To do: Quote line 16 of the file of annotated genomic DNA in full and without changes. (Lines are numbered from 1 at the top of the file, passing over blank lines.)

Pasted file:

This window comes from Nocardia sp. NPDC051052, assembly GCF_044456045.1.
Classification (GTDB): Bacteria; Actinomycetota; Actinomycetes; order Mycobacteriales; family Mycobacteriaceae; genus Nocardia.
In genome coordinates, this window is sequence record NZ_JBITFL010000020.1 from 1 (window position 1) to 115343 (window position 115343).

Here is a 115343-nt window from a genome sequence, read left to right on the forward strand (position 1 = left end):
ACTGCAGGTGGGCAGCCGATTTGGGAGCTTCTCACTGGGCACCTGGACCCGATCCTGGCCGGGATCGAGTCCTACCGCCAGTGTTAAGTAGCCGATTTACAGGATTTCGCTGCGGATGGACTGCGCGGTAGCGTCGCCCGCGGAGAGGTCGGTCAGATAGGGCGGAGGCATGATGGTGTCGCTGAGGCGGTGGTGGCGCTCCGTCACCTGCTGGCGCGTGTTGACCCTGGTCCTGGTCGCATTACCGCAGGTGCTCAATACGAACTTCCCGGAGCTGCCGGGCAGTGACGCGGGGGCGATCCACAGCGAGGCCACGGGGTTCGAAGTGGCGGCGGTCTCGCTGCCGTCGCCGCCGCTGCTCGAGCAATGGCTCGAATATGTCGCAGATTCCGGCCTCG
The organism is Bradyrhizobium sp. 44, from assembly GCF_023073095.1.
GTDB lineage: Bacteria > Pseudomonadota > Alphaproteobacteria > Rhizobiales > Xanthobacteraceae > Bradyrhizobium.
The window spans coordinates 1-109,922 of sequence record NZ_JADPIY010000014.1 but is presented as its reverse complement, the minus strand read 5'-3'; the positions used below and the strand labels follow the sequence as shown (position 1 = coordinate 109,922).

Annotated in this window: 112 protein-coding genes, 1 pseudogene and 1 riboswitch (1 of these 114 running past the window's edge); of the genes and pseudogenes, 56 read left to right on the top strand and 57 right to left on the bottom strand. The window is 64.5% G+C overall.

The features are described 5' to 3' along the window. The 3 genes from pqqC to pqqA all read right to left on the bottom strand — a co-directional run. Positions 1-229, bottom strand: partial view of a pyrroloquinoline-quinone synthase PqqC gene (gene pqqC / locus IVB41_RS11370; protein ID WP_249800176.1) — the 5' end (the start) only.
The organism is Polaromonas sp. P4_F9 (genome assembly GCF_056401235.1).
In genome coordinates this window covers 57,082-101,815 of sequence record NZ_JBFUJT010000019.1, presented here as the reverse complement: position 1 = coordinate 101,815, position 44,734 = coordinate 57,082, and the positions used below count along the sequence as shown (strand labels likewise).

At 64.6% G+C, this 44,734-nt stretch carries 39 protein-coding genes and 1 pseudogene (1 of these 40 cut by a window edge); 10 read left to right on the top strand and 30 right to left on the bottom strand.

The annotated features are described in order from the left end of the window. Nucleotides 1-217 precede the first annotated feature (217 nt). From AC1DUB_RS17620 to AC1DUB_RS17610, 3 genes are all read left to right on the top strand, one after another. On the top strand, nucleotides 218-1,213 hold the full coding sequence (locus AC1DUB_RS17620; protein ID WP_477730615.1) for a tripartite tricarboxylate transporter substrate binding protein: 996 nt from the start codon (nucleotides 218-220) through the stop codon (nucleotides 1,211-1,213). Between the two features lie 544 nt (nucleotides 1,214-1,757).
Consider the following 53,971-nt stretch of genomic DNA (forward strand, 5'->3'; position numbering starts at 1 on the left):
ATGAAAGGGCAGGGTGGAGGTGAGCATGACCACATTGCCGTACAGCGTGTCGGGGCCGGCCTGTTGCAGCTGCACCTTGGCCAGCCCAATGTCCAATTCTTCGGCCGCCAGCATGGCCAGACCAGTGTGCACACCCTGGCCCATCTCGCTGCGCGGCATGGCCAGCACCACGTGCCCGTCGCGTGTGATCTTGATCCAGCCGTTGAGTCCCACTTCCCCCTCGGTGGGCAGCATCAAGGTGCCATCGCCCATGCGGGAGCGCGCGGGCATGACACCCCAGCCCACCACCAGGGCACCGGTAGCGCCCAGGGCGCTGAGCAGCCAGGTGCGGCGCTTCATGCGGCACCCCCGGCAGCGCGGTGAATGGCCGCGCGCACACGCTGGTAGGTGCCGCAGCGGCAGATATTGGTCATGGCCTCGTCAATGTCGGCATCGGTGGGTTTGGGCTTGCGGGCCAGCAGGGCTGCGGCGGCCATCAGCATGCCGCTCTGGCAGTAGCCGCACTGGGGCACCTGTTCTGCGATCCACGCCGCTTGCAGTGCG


ATGAAAGGGCAGGGTGGAGGTGAGCATGACCACATTGCCGTACAGCGTGTCGGGGCCGGCCTGTTGCAGCTGCACCTTGGCCAGCCCAATGTCCAATTCTTCGGCCGCCAGCATGGCCAGACCAGTGTGCACACCCTGGCCCATCTCGCTGCGCGGCATGGCCAGCACCACGTGCCCGTCGCGTGTGATCTTGATCCAGCCGTTGAGTCCCACTTCCCCCTCGGTGGGCAGCATCAAGGTGCCATCGCCCATGCGGGAGCGCGCGGGCATGACACCCCAGCCCACCACCAGGGCACCGGTAGCGCCCAGGGCGCTGAGCAGCCAGGTGCGGCGCTTCATGCGGCACCCCCGGCAGCGCGGTGAATGGCCGCGCGCACACGCTGGTAGGTGCCGCAGCGGCAGATATTGGTCATGGCCTCGTCAATGTCGGCATCGGTGGGTTTGGGCTTGCGGGCCAGCAGGGCTGCGGCGGCCATCAGCATGCCGCTCTGGCAGTAGCCGCACTGGGGCACCTGTTCTGCGATCCACGCCGCTTGCAGTGCG